Across Continents

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Roadhouse breakfast


There are several reasons to stop at the Thirty Three Mile Roadhouse, a short distance along the Haines Road over the US border in Alaska. Their magnifient breakfasts are one. The other is Gabriela. Warm smile. Greeted me enthusiastically as I wandered into the small cafe.


An elderly chap sat in the corner. Baseball cap, tinted glasses. Couple of bikers, in their sixties, their heavy leathers showing little signs of wear. I took a window seat, contemplating the menu and sipping the hot coffee I’d been given. Which, I enquired, was the largest option? Explaining I’d not had an evening meal the previous day, and had already covered thirty or so miles by nine. I was hungry.

Order placed, I contemplated the road ahead. Thirty three miles to Haines. But then, I discovered from a road sign a little way back, a further five to the ferry port. Thirty eight. Average ten miles an hour if no headwind. Should be fairly flat. Call it four hours. Check in by two. Just after nine now. Needed to be back on the road before ten. Then focused riding.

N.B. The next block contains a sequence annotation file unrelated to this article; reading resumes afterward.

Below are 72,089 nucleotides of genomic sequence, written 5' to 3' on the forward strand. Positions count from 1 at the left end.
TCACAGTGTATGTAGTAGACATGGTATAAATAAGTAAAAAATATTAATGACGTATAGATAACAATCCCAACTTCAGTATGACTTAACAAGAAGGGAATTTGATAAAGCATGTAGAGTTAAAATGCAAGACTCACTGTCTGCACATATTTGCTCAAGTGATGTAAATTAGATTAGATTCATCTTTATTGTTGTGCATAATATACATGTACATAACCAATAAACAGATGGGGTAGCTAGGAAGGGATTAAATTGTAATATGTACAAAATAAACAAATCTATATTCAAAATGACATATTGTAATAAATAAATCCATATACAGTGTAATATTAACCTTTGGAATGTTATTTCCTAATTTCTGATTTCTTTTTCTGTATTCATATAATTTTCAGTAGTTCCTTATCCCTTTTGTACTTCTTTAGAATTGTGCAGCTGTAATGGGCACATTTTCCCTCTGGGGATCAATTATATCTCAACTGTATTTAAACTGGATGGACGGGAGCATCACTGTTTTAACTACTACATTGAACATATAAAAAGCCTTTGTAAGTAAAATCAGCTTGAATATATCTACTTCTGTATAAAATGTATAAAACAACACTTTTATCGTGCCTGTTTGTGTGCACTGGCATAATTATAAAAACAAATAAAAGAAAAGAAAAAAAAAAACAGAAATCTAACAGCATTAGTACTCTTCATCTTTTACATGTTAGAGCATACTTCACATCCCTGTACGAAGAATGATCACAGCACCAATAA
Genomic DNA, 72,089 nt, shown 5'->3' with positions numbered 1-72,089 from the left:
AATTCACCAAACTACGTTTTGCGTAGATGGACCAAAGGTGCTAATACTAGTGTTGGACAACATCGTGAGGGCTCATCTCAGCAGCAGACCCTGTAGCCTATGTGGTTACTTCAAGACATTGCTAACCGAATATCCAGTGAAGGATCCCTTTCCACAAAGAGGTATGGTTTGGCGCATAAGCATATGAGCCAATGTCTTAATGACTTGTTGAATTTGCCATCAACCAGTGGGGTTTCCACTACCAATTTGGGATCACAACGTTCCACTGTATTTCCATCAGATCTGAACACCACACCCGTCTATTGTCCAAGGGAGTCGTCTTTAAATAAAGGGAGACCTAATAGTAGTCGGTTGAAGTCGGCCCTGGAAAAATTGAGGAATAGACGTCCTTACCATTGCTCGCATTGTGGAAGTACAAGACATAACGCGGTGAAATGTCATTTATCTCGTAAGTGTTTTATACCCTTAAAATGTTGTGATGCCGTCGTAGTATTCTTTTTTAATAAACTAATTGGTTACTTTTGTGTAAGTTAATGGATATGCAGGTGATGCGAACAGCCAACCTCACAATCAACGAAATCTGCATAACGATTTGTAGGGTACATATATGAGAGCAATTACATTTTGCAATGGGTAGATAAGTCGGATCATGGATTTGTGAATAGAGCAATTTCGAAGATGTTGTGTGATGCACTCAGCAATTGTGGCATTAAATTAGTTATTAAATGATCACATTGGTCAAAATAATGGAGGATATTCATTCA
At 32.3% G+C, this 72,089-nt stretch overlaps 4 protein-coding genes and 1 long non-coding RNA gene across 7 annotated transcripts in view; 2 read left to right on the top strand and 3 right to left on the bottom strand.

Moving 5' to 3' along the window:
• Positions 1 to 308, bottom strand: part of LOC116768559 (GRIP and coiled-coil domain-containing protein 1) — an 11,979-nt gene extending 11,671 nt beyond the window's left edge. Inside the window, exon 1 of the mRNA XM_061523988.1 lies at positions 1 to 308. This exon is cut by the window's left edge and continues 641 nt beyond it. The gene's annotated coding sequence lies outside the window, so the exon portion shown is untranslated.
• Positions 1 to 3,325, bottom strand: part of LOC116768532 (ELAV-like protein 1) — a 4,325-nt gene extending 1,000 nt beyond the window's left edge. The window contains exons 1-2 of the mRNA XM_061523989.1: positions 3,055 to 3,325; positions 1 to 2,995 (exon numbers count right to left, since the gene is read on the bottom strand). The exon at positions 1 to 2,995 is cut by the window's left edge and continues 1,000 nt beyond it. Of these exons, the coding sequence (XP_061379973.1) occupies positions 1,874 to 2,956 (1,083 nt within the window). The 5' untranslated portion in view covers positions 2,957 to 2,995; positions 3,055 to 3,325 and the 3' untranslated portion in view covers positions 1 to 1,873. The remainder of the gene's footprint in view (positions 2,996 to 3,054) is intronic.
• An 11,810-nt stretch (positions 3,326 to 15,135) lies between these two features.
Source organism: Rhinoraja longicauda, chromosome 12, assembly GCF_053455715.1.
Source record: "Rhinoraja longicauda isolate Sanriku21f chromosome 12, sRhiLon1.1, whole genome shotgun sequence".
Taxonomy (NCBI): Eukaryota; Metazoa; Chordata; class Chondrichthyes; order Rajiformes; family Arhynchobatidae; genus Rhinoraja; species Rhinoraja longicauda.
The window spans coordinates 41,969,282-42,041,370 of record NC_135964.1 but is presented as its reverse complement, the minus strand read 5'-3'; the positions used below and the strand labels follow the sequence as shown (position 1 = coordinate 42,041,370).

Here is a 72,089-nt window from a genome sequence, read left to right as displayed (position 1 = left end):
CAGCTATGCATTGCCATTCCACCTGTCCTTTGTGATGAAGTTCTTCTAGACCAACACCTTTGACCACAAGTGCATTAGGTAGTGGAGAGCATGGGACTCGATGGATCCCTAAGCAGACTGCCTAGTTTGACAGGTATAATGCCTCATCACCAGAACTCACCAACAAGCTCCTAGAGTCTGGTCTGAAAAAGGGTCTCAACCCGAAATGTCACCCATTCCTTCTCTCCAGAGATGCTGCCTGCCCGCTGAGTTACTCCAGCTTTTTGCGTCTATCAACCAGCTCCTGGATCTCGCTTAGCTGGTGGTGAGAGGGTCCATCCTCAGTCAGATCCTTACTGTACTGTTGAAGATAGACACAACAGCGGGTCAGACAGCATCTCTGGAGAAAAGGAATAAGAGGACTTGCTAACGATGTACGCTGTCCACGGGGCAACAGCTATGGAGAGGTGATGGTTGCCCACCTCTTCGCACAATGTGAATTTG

33MileRoadhouse (2)

Breakfast arrived. Hot cakes, bacon, mini-burgers, eggs, toast, hash browns. More coffee. And, yes, Gabriela explained, she could fill my flask for later. Did I want more to eat? I hesitated briefly. Extra toast would be good. Once underway they’d be no time for stopping if I was to make the sailing.

The day had at least started better than the previous had ended. Still a bit mystified as to who the men in the pick-ups were that had come close to stumbling on my camp. They’d not returned, or at least if they had, I’d not heard them. An innocent episode, or, so close to the border, a small fragment in a wider intelligence jigsaw? But I’d not been able to get the plates, even less a description of the individuals.


I’d risen at dawn, struck camp and headed for the border. Soon rising out of the thick mist. Discovering I’d spent the night a little short of a decent sized lake beneath the Three Guardsmen mastiff. A few brief climbs but mostly long, sweeping downhills. Soon back below the treeline.

Reassured by Canadian Customs that there was no requirement for an exit stamp in my passport, a further quarter of a mile to the US border post. Greeted by a friendly guard. Purpose of my visit he asked? Sat astride my trusty steed, I explained I was cycling around the world, North America my fourth continent. Cursory check of my documents and I was on my way. Time to find breakfast.



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